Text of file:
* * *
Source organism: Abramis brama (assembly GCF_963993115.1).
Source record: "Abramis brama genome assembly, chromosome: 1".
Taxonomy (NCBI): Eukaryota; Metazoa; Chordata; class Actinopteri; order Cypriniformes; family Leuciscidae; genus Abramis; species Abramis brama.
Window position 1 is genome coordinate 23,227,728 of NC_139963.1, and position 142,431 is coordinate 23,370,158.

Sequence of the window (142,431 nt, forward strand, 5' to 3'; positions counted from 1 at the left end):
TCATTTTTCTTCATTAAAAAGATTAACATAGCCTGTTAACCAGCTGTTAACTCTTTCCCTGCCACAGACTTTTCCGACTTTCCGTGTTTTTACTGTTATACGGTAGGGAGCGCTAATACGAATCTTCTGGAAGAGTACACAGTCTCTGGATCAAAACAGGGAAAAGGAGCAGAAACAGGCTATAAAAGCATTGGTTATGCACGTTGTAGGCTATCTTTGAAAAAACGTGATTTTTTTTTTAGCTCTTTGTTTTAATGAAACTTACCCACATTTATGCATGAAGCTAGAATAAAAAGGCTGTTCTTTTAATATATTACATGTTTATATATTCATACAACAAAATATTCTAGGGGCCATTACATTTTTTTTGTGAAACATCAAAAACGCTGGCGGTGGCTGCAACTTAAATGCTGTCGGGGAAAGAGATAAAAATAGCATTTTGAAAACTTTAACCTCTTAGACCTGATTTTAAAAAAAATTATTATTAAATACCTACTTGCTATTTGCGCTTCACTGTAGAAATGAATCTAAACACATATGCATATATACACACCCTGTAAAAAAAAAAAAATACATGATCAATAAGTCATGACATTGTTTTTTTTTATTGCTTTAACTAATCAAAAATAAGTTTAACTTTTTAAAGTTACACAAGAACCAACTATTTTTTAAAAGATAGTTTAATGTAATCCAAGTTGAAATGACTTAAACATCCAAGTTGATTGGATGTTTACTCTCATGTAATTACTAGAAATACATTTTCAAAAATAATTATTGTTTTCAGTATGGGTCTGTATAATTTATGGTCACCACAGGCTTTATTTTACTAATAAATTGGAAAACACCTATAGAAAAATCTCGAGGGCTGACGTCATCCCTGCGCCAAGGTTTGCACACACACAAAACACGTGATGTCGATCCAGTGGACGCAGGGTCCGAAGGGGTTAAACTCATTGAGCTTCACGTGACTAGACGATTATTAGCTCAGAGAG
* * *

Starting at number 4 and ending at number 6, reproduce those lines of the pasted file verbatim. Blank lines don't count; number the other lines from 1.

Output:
Window position 1 is genome coordinate 23,227,728 of NC_139963.1, and position 142,431 is coordinate 23,370,158.

Sequence of the window (142,431 nt, forward strand, 5' to 3'; positions counted from 1 at the left end):
TCATTTTTCTTCATTAAAAAGATTAACATAGCCTGTTAACCAGCTGTTAACTCTTTCCCTGCCACAGACTTTTCCGACTTTCCGTGTTTTTACTGTTATACGGTAGGGAGCGCTAATACGAATCTTCTGGAAGAGTACACAGTCTCTGGATCAAAACAGGGAAAAGGAGCAGAAACAGGCTATAAAAGCATTGGTTATGCACGTTGTAGGCTATCTTTGAAAAAACGTGATTTTTTTTTTAGCTCTTTGTTTTAATGAAACTTACCCACATTTATGCATGAAGCTAGAATAAAAAGGCTGTTCTTTTAATATATTACATGTTTATATATTCATACAACAAAATATTCTAGGGGCCATTACATTTTTTTTGTGAAACATCAAAAACGCTGGCGGTGGCTGCAACTTAAATGCTGTCGGGGAAAGAGATAAAAATAGCATTTTGAAAACTTTAACCTCTTAGACCTGATTTTAAAAAAAATTATTATTAAATACCTACTTGCTATTTGCGCTTCACTGTAGAAATGAATCTAAACACATATGCATATATACACACCCTGTAAAAAAAAAAAAATACATGATCAATAAGTCATGACATTGTTTTTTTTTATTGCTTTAACTAATCAAAAATAAGTTTAACTTTTTAAAGTTACACAAGAACCAACTATTTTTTAAAAGATAGTTTAATGTAATCCAAGTTGAAATGACTTAAACATCCAAGTTGATTGGATGTTTACTCTCATGTAATTACTAGAAATACATTTTCAAAAATAATTATTGTTTTCAGTATGGGTCTGTATAATTTATGGTCACCACAGGCTTTATTTTACTAATAAATTGGAAAACACCTATAGAAAAATCTCGAGGGCTGACGTCATCCCTGCGCCAAGGTTTGCACACACACAAAACACGTGATGTCGATCCAGTGGACGCAGGGTCCGAAGGGGTTAAACTCATTGAGCTTCACGTGACTAGACGATTATTAGCTCAGAGAG